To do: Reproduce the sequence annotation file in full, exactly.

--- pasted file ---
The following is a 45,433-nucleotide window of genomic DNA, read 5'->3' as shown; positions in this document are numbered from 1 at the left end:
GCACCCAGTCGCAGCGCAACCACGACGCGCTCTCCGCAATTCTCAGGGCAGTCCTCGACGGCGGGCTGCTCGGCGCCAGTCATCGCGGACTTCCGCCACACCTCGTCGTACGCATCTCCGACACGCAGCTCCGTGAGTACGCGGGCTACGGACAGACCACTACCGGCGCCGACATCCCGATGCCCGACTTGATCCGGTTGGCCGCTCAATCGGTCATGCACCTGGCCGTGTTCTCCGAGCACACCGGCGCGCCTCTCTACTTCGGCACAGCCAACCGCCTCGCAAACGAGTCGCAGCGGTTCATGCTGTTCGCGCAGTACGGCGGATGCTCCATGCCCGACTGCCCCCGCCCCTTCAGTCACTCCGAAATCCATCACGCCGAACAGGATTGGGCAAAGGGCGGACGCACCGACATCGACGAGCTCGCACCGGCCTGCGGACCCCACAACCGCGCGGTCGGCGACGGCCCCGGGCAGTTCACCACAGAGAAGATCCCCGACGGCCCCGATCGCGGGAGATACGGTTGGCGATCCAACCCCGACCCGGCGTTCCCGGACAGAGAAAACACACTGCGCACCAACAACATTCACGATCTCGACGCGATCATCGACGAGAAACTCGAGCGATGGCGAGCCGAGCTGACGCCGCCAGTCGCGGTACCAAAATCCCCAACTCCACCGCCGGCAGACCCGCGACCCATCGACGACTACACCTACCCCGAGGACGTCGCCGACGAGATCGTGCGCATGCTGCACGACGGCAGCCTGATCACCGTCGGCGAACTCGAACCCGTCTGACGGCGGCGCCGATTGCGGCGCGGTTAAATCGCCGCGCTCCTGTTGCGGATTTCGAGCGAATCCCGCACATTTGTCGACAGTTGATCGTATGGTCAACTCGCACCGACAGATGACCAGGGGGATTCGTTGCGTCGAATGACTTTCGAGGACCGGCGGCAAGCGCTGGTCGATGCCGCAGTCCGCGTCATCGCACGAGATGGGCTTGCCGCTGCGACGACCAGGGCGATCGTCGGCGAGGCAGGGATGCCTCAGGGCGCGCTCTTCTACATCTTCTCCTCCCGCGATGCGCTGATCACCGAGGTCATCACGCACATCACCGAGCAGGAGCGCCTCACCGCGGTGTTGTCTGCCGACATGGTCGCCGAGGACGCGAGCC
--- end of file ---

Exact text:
The following is a 45,433-nucleotide window of genomic DNA, read 5'->3' as shown; positions in this document are numbered from 1 at the left end:
GCACCCAGTCGCAGCGCAACCACGACGCGCTCTCCGCAATTCTCAGGGCAGTCCTCGACGGCGGGCTGCTCGGCGCCAGTCATCGCGGACTTCCGCCACACCTCGTCGTACGCATCTCCGACACGCAGCTCCGTGAGTACGCGGGCTACGGACAGACCACTACCGGCGCCGACATCCCGATGCCCGACTTGATCCGGTTGGCCGCTCAATCGGTCATGCACCTGGCCGTGTTCTCCGAGCACACCGGCGCGCCTCTCTACTTCGGCACAGCCAACCGCCTCGCAAACGAGTCGCAGCGGTTCATGCTGTTCGCGCAGTACGGCGGATGCTCCATGCCCGACTGCCCCCGCCCCTTCAGTCACTCCGAAATCCATCACGCCGAACAGGATTGGGCAAAGGGCGGACGCACCGACATCGACGAGCTCGCACCGGCCTGCGGACCCCACAACCGCGCGGTCGGCGACGGCCCCGGGCAGTTCACCACAGAGAAGATCCCCGACGGCCCCGATCGCGGGAGATACGGTTGGCGATCCAACCCCGACCCGGCGTTCCCGGACAGAGAAAACACACTGCGCACCAACAACATTCACGATCTCGACGCGATCATCGACGAGAAACTCGAGCGATGGCGAGCCGAGCTGACGCCGCCAGTCGCGGTACCAAAATCCCCAACTCCACCGCCGGCAGACCCGCGACCCATCGACGACTACACCTACCCCGAGGACGTCGCCGACGAGATCGTGCGCATGCTGCACGACGGCAGCCTGATCACCGTCGGCGAACTCGAACCCGTCTGACGGCGGCGCCGATTGCGGCGCGGTTAAATCGCCGCGCTCCTGTTGCGGATTTCGAGCGAATCCCGCACATTTGTCGACAGTTGATCGTATGGTCAACTCGCACCGACAGATGACCAGGGGGATTCGTTGCGTCGAATGACTTTCGAGGACCGGCGGCAAGCGCTGGTCGATGCCGCAGTCCGCGTCATCGCACGAGATGGGCTTGCCGCTGCGACGACCAGGGCGATCGTCGGCGAGGCAGGGATGCCTCAGGGCGCGCTCTTCTACATCTTCTCCTCCCGCGATGCGCTGATCACCGAGGTCATCACGCACATCACCGAGCAGGAGCGCCTCACCGCGGTGTTGTCTGCCGACATGGTCGCCGAGGACGCGAGCC